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‘The Argument’: An Excerpt

The following is in excerpt from “The Argument,” a short story by Rachel Kadish, winner of the 2004 Koret Young Writer on Jewish Themes Award. Kadish’s first novel, “From a Sealed Room,” was published in 1998. Her short fiction and essays have appeared in Story, Zoetrope, Tin House and Bomb, and have been anthologized in the Pushcart Prize collection and other publications. She is at work on a new novel titled “Soon Also for You.”

Jacobson’s room in the nursing home is decorated in pastels. He wears a stained powder-blue sweater; there is a yellow scarf across his legs. The colors of springtime.

Today Jacobson’s mind has turned to opposites. “What is the opposite of a curtain?” he asks his guest.

Leaning heavily against the wall, Kreutzer breathes. The long flight of stairs has tired him. He looks at the sun-filled curtains.

“A carpet,” Jacobson answers. He bobs his bald head at Kreutzer. There are crumbs in his beard.

Kreutzer clears his throat. He is not a cruel man, but he has a job to do. There is a reason Kreutzer needs to quiz Jacobson: In his former life Jacobson was also known as Rabbi Harold Jacobson. And a rabbi never stops being a rabbi, even when he thinks the president of the Women’s Division is her dead great-grandmother. Even when he tells the sexton in front of the man’s entire family: I always liked you more than I liked your wife. You have a sense of humor but she is wretched. Even 10 years after his congregation and his own weary brain have fired him, a rabbi is still a rabbi. Especially when he knows the location of the deed to the land the synagogue stands on –– which paperwork the synagogue needs if it is to avoid extra legal fees for the new building.

The congregation is ready to give up on the deed. It is digging into its pockets and hiring a lawyer. A search of the synagogue’s files has revealed nothing. This is no surprise; the rabbi made it his habit to hide important documents in places known only to him. Now Jacobson’s mind has sailed to the highest branch of a tree and will not be coaxed back to earth. Even the rabbi’s oldest friends have given up, not only on deeds but on words — it is impossible to have a conversation with the man.

Kreutzer, standing in his bathrobe in the kitchen while the president of the congregation made his plea over the telephone, toyed with this notion: The congregation was asking him to visit Jacobson in the hope it would spur Kreutzer, widower that he is, to become active in the synagogue once more. After brief reflection, however, Kreutzer found it unlikely the congregation hoped this. He finds it more likely the congregants think that because he and Jacobson are the same age, Kreutzer can enter the maze of the rabbi’s mind. Kreutzer is not certain whether to be insulted.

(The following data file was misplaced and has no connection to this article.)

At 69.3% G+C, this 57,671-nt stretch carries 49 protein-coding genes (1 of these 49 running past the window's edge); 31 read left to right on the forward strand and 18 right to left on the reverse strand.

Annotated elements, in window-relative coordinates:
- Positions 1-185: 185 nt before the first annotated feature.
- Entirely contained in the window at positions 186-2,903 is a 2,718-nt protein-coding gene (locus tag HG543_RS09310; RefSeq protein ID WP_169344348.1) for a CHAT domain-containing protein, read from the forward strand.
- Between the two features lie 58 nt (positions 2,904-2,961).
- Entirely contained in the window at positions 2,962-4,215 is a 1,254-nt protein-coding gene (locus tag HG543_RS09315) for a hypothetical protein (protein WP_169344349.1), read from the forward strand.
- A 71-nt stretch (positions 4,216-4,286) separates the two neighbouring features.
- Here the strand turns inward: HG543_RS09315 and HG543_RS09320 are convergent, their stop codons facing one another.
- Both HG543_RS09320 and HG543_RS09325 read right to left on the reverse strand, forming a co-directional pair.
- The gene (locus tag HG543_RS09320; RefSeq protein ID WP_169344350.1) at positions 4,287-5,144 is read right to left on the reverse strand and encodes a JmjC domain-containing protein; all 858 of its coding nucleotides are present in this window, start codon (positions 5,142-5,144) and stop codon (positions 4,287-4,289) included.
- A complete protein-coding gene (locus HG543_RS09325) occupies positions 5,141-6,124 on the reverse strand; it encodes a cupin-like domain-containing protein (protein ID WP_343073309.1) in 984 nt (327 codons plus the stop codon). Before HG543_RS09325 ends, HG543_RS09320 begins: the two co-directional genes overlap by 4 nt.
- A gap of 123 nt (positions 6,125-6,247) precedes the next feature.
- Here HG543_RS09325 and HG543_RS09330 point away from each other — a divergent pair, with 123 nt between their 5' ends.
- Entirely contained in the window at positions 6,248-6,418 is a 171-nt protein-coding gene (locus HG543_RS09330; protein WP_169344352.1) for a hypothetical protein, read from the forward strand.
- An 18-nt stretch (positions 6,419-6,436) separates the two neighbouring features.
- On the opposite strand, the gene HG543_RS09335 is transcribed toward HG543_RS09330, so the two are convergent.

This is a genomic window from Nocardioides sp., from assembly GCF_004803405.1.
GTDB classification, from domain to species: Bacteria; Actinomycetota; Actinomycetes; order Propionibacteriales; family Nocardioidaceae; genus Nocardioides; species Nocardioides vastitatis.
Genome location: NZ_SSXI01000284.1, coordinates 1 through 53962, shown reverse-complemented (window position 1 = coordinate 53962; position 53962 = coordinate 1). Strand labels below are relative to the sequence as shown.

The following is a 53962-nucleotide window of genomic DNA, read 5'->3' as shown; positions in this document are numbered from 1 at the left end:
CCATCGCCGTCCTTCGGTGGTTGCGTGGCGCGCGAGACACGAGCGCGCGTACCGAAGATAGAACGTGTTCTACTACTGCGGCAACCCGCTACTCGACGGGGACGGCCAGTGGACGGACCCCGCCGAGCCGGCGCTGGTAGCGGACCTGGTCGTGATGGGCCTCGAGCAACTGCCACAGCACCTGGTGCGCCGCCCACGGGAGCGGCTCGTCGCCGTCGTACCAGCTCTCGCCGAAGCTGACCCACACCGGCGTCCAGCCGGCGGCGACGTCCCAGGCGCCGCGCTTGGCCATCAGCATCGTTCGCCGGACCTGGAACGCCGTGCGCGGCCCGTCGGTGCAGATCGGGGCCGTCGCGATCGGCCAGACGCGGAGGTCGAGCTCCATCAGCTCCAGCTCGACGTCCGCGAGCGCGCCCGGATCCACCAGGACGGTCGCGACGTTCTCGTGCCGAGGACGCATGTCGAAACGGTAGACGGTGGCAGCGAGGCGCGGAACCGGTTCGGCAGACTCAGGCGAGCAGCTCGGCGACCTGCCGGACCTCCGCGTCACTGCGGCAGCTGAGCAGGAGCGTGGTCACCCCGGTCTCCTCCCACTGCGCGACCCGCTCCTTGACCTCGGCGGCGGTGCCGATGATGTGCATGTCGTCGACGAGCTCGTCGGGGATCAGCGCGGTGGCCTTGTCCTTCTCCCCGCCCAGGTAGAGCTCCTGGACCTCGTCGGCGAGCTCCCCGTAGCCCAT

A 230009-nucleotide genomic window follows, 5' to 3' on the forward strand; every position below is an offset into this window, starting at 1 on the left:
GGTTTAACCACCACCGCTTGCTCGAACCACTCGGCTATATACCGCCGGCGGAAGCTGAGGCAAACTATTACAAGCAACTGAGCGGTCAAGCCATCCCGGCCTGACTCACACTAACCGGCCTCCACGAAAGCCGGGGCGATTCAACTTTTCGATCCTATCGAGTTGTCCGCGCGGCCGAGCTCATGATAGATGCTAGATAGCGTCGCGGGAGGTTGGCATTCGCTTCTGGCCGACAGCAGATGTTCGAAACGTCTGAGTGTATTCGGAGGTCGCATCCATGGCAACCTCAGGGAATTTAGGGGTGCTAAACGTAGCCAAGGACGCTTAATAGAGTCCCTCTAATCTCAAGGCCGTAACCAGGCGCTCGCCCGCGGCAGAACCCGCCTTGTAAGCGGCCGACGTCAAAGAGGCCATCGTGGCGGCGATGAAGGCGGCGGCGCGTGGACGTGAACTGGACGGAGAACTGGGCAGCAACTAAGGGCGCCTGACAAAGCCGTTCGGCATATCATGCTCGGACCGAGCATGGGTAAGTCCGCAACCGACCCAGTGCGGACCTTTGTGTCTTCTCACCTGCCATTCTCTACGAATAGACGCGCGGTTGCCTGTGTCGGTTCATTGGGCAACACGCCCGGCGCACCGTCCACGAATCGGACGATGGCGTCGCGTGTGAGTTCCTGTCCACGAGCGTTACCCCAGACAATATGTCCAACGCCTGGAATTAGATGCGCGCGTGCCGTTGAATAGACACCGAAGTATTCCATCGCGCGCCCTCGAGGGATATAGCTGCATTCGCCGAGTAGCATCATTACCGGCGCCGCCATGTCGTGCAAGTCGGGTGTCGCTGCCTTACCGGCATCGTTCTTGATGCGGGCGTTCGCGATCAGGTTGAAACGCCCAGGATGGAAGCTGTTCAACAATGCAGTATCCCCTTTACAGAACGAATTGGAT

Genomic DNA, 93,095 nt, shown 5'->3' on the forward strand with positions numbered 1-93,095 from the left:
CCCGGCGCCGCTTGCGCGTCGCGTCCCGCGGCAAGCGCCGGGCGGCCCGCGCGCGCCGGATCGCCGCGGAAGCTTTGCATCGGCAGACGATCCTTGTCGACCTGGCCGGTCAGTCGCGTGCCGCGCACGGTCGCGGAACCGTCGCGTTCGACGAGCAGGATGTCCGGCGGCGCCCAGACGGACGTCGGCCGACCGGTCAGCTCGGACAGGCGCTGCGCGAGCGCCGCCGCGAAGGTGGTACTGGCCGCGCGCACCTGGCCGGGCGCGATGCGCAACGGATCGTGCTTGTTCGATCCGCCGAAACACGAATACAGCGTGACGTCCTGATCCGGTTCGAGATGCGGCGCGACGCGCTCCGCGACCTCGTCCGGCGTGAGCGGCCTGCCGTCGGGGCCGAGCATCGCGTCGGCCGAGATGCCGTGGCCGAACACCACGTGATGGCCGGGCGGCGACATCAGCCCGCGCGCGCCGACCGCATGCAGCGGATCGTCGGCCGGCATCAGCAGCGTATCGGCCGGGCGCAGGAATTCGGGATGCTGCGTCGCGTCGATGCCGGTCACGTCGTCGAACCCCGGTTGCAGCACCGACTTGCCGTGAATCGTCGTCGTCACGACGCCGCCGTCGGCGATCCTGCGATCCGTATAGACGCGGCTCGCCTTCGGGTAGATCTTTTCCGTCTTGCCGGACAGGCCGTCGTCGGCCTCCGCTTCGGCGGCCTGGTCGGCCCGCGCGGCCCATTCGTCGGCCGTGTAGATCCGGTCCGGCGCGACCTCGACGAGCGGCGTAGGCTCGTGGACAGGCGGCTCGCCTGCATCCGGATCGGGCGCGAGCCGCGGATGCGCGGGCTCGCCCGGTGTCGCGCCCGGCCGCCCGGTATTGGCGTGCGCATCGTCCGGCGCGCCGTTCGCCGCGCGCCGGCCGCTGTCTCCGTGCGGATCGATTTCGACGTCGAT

But he agreed. And now he must do, although it will not be pleasant. The rabbi, as the president of the congregation informed him, is unaccustomed to visitors. Only the rebbetzin still comes, she knits beside her husband’s bed; wife and husband do not always, Kreutzer knows, need words. As for the rabbi’s son, he lives too far to visit — so says the rebbetzin who loves her boy. The son, everyone knows, lives someplace far from Jersey City, someplace where there is snow that he skis on. Worse, the son moved to this someplace with a black girl. His wife. Together they ski. Kreutzer tries to imagine. Black people should not ski. They have no camouflage. Jews also, Kreutzer thinks, should not ski. If God meant them to ski He would have chosen Norway for a promised land. He would have written it in one of His books. The Book of Skis.

“What is the opposite of a Dorito?” Jacobson picks a chip from his lunch tray.

The man was a rabbi, thinks Kreutzer. He had conversations with God.

Rabbi Jacobson turns the chip in his palm, forlorn.

“Jacobson.” Kreutzer leans forward, hands on his knees. Jacobson’s gaze drifts in his direction like a rudderless ship. “Rabbi.”

The rabbi’s face registers alarm. Then, as Kreutzer waits, the rabbi grows solemn. “You may be seated,” he says.

“Rabbi, I have a question for you.”

But it is no good asking. The rabbi’s head refuses to crack open like an oyster, revealing the tiniest pearl of information. The rabbi has never heard of a deed. He has never heard, it turns out, of a synagogue.

Kreutzer takes out the book he has brought: a holy book. Perhaps with some study of familiar words he will lull Jacobson into memory. All those years of training, of devout study, surely are lodged somewhere in the rabbi’s mind. And if the rabbi can summon these memories, perhaps he will summon others. Unless — the thought gives Kreutzer pause — this contemplation of opposites is a code. Could it be that the rabbi has become a mystic? He has chosen forgetfulness — abandoned his Talmudic training and fooled them all, tiptoed beyond the everyday and vanished into the forests of Kabbala.

Kreutzer eyes the rabbi. The rabbi, eyeing Kreutzer, passes wind noisily.

Kreutzer opens the book. In as patient a tone as he can muster, he addresses the rabbi. “We begin with the laws of kashrut.”

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